Editor’s note: On the day this edition of the Hamilton Post was going to press, we received word of a terrible tragedy involving one of the members of the Hamilton West unified track team. Sophomore Marty Barchue, who won numerous medals at the Meet of Champions, drowned in Rowan Lake after being swept up in a current. He was swimming with friends at Hamilton’s Roebling Park. We extend our heartfelt sympathy to everyone who knew and loved Barchue, and hope our story, in some small way, helps memorialize a fine young man.

Mary Ruble, Ayofumi Carter, Vernon Jean and Elvis Alicea finished second in the 4×400 relay at the Meet of Champions June 10, 2017.

Every time Ashlee Bruce wins a medal, she knows just where put it.

“They’re all hanging in my house,” said Bruce, a senior at Hamilton West High School.

Bruce hangs them on a large “A” for her name. It’s running out of room after she capped a memorable school year by helping the Hamilton West Unified Track and Field team win its first state title.

“I like just being around the kids,” Bruce said. “I enjoyed it.”

Hamilton West had contributions from all 18 athletes in the win in the state meet hosted by Northern Burlington. The school also had to clear some new space to accommodate the team trophy that they were awarded.

“They put it in the school trophy cabinet,” said Mark Harmon, another senior athlete.

The trophy is Hamilton West’s first in the Unified Division, and the memory is especially sweet for Harmon. He won’t forget the running and the winning and the celebration that followed.

“We had a lot of cake and took a lot of pictures,” Harmon said.

This is the first year that Hamilton West had a unified track and field team, part of a larger athletic program offered at the school that also includes unified soccer, basketball and softball teams. The Special Olympics Unified Champion Schools, of which Hamilton West is one, was founded nationwide in 2008 as a way to build inclusion and tolerance in schools for Special Olympic athletes who are defined as having an intellectual disability, cognitive delay or closely related developmental disability. Unified Sports joins people with and without disabilities on the same team.

According to the Special Olympics New Jersey website, it was inspired by a simple principle: training together and playing together is a quick path to friendship and understanding. In 2014, Governor Chris Christie signed into law the New Jersey Equity in Athletics and Physical Activities Act that requires schools “to provide students with disabilities equal access to athletics, physical education and physical activities, and opportunities to participate in existing adaptive and Special Olympics Unified Sports programs.”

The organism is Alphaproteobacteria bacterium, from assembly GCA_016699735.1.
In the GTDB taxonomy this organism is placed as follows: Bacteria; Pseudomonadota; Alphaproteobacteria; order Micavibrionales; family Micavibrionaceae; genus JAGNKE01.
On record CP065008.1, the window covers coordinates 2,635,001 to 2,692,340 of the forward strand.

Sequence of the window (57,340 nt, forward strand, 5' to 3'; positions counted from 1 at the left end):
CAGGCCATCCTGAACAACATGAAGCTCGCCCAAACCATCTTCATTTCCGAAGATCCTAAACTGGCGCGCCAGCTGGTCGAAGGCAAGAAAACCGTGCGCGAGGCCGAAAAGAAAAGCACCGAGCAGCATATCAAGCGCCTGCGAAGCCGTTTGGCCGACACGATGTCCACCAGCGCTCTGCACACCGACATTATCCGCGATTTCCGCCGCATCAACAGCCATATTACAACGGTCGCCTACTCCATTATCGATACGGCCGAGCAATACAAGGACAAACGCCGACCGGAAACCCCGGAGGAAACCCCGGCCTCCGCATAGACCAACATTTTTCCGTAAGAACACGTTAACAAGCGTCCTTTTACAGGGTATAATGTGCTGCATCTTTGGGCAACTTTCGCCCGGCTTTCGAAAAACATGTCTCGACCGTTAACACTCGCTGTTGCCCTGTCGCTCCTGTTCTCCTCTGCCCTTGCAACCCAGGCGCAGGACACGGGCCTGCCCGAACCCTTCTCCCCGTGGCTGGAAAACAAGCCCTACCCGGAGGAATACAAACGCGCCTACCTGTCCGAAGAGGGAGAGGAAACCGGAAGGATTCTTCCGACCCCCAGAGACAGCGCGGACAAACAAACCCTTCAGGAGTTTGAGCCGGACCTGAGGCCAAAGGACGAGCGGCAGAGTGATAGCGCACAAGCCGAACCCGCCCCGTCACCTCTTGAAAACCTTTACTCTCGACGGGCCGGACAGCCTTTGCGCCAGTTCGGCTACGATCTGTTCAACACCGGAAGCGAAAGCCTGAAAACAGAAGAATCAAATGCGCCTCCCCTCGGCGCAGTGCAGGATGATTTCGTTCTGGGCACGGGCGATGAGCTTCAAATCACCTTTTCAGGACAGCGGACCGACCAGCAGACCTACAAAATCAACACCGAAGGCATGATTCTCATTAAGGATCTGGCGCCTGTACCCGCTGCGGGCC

Erin Wolverton, the coach who oversees the Unified Sports program at Hamilton West, sees a win for her athletes regardless of where they finish or where their team finishes.

“It’s extremely exciting,” Wolverton said. “They were just happy to be out and competing. The individual medals are great, but just seeing the socialization and team bonding is nice. Track is a unique sport in that there’s a lot of down time. For us, it’s great because it allows them to create memories and gives them a chance to cheer on their teammates and then get ready for their next event. Track and field is a unique opportunity, and I’ve really enjoyed watching our athletes be a part of it. It’s great winning the title, but seeing the team bonding and those types of skills being developed is our ultimate goal.”

The offerings at Hamilton West were a big hit with Bruce, who was new to the school this year. She didn’t have the same opportunities at Nottingham High School last year, and was thrilled to be able to participate in soccer, basketball and track.

“It made the school year more fun being able to do it all,” Bruce said.

Hamilton West began partnering with the Special Olympics in 2011. When Special Olympics-sponsored Shriver Cup competitions began four years ago, Hamilton West began competing in team events like basketball and soccer. That time frame coincided with Wolverton’s arrival at the school. The Hamilton varsity girls’ basketball head coach started with the unified basketball program and has marveled at the unified program’s expansion.

“We’ve greatly grown, which is amazing,” Wolverton said. “We have a lot of sports, we have a lot of activities. We have more participation than we did four years ago to be able to cover all the sports. The biggest thing is the acceptance in the school community. I have people reach out now asking how they can help or if they can be on the team or how can they get involved. That’s kind of what we’ve been looking for.”

Hamilton West competes against other schools in soccer, basketball and track and field. They hosted Hamilton basketball and softball tournaments with strong numbers of participants in both. Hamilton West, this year, hosted the first Colonial Valley Conference tournament with five teams participating, including two from Hamilton West. They also played in the Shriver Cup at Princeton University.

‘It was nice to see how successful our athletes were in their different events.’